Choosing a good property tax accountant can really help improve your rental property investment return. It makes sense to get tax advice before you buy because there are many factors that can affect your annual cash flows and capital gains tax liability when selling. It is easy to be tempted to do-it-yourself to save a few dollars in advice fees, but there are many complex rules surrounding property taxation and debt deductions that could cost you thousands if audited by the Australian Taxation Office, not to mention increased taxes due to less than optimal structuring.
Taxology Accountants can help you structure your rental property investment to optimise your investment return. Contact us to arrange an appointment to discuss how we can help you with your property investment.
Here are a few tips to help your get the best tax deduction from your Rental Property investment:
Prepare before buying your rental property
Before you even begin looking for an investment property, it makes good sense to get advice as to what sort of investment best suits your personal situation.
- Should you buy an old house or a new apartment?
- Should you build your own investment property from scratch?
- Should you buy a cheaper property or a more expensive one?
- Who should own the investment property?
Depending on your income, family situation, age and many other factors, the effect of taxes, interest, inflation, expenses and time can transform what may seem like a fail-proof investment into a dud. However, proper planning may help mitigate such risks and assist you with making better investment decisions.
The first step in the process is to consider your objectives.
- What are you hoping to achieve by purchasing an investment property?
- How long do you intend to hold the investment for?
- What are your cash flow expectations?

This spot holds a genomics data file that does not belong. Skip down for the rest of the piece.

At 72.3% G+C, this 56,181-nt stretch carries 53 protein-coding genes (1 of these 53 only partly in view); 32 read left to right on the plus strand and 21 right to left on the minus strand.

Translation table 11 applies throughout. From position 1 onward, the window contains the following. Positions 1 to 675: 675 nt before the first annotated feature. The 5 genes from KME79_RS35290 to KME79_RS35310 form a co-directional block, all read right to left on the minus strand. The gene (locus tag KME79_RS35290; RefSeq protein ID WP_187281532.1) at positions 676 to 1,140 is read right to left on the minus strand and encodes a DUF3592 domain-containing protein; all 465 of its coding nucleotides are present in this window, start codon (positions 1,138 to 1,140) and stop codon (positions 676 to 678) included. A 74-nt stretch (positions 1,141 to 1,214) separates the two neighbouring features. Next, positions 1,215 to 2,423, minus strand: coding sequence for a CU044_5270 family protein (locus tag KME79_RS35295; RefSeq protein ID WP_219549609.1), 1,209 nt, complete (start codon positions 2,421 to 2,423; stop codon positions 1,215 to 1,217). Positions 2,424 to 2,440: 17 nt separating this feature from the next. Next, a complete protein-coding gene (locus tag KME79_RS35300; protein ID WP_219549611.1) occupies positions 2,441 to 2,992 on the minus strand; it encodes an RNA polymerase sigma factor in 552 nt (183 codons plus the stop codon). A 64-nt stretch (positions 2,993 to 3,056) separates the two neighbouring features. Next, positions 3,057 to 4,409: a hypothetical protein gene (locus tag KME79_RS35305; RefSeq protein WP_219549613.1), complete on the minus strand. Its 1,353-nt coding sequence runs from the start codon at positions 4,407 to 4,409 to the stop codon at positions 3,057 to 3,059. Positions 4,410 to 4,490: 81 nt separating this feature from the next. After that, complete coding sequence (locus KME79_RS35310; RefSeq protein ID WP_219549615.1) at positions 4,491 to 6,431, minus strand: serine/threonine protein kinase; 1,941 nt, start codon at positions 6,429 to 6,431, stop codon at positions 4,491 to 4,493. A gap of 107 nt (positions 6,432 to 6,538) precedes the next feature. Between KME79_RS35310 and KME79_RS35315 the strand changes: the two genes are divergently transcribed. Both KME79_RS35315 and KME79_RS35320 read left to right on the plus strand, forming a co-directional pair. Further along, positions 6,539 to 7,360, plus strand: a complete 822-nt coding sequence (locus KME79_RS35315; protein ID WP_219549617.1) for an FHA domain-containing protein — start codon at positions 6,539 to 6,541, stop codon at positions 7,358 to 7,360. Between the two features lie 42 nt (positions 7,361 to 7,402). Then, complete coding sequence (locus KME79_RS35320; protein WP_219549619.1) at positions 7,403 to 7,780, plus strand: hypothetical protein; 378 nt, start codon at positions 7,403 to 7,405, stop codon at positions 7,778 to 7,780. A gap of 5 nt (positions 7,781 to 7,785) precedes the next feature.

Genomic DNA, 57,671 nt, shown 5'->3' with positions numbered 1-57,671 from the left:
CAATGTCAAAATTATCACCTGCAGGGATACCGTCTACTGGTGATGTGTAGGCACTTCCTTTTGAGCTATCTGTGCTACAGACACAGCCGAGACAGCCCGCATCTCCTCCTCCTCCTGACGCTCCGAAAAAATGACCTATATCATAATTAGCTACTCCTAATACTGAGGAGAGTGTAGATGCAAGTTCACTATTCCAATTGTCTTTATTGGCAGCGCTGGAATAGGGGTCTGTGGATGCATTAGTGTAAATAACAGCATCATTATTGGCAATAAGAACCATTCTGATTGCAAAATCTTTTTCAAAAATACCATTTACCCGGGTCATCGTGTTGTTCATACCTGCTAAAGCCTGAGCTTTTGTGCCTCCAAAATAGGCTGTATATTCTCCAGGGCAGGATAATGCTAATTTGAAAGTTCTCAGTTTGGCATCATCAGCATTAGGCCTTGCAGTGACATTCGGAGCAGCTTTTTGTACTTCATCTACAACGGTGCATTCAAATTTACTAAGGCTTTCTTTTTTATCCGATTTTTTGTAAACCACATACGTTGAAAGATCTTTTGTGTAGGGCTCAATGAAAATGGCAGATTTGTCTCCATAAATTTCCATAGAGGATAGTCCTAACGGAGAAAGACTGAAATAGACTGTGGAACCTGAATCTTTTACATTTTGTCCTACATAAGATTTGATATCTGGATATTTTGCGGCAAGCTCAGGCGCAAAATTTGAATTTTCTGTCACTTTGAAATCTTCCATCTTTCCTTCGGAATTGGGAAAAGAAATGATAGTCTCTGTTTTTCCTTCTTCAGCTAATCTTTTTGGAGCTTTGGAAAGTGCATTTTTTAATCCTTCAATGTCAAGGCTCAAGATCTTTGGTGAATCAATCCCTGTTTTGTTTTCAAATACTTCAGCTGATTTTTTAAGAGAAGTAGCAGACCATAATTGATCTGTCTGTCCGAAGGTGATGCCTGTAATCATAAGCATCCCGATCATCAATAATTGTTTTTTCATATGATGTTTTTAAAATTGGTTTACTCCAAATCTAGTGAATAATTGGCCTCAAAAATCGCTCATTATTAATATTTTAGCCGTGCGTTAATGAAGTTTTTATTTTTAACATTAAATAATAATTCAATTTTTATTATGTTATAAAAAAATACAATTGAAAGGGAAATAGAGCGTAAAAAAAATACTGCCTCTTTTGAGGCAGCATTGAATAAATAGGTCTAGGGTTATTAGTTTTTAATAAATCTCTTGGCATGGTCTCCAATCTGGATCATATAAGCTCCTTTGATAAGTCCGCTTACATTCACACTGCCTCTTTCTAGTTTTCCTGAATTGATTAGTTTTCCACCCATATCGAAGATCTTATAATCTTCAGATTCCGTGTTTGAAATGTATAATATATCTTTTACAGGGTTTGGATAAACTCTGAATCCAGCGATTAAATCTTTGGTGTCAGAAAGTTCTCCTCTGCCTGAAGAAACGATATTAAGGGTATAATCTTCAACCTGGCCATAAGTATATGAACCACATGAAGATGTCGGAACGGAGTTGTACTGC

- How do you intend to realise the investment?
Once you have decided on what your objectives and expectations are, gather details about your personal situation and make an appointment to see an accountant. We would be more than pleased to provide you with advice about how property types and ownership options will affect your taxation.
Keep good records
This is arguably one of the most important factors with regard to matters of taxation. The key here is simplicity. Simple, clear and easy to follow records make it easy for your accountant to prepare your tax return, therefore saving you money. Most residential property managers have easy to read monthly and annual reports that are easy for us to follow, but if you are managing your own property, talk to us before investing in an off-the-shelf software package, as unravelling inaccurate computerised records may end up costing you more at tax time.
Here’s a basic guideline on what sort of records you should keep:
- Purchase Contracts
- Settlement Statements
- Finance Contracts
- Plant, Equipment & Building Works valuations/schedules
- Information about pre-rental improvements/renovations
- Property Managers Reports
- Insurance, Rates, Taxes, Utilities, & Other Expenses
- Finance Statements
- Information regarding repairs/improvements
- Information regarding replacements/upgrades to Plant/Equipment/Building Works
- Insurance claims
- Your time/expenses/travel with regard to maintaining the investment
- And more….
Changes to usage
Changes to the way you use your property may affect your taxes in the future. A common example of this is where people move in to a rental property and begin using it as their main residence. Changes to your investment property usage status may have consequences with regard to Income Tax, GST, and/or Capital Gains Tax. At minimum, there are likely to be some dates that must be noted in your tax records.
It always makes good sense to pay a small amount to get advice prior making an important investment decision rather than dealing with the consequences of making an uninformed decision that could potentially cost you many times more. Here at taxology, we would be more than pleased to advise you on the most advantaged way to proceed with changes to the status of your investments.
The information detailed above is only intended as a general overview and may not be relevant to your particular circumstances. Please contact us for specific advice with regard to your personal situation.